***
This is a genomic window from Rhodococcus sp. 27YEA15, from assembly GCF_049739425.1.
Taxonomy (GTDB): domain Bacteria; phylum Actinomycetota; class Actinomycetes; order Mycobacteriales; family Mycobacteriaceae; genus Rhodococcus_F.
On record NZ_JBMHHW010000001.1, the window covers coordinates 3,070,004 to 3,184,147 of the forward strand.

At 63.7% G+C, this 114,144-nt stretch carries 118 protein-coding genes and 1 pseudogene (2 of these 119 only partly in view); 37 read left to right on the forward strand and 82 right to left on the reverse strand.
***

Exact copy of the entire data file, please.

This is a genomic window from Rhodococcus sp. 27YEA15, from assembly GCF_049739425.1.
Taxonomy (GTDB): domain Bacteria; phylum Actinomycetota; class Actinomycetes; order Mycobacteriales; family Mycobacteriaceae; genus Rhodococcus_F.
On record NZ_JBMHHW010000001.1, the window covers coordinates 3,070,004 to 3,184,147 of the forward strand.

At 63.7% G+C, this 114,144-nt stretch carries 118 protein-coding genes and 1 pseudogene (2 of these 119 only partly in view); 37 read left to right on the forward strand and 82 right to left on the reverse strand.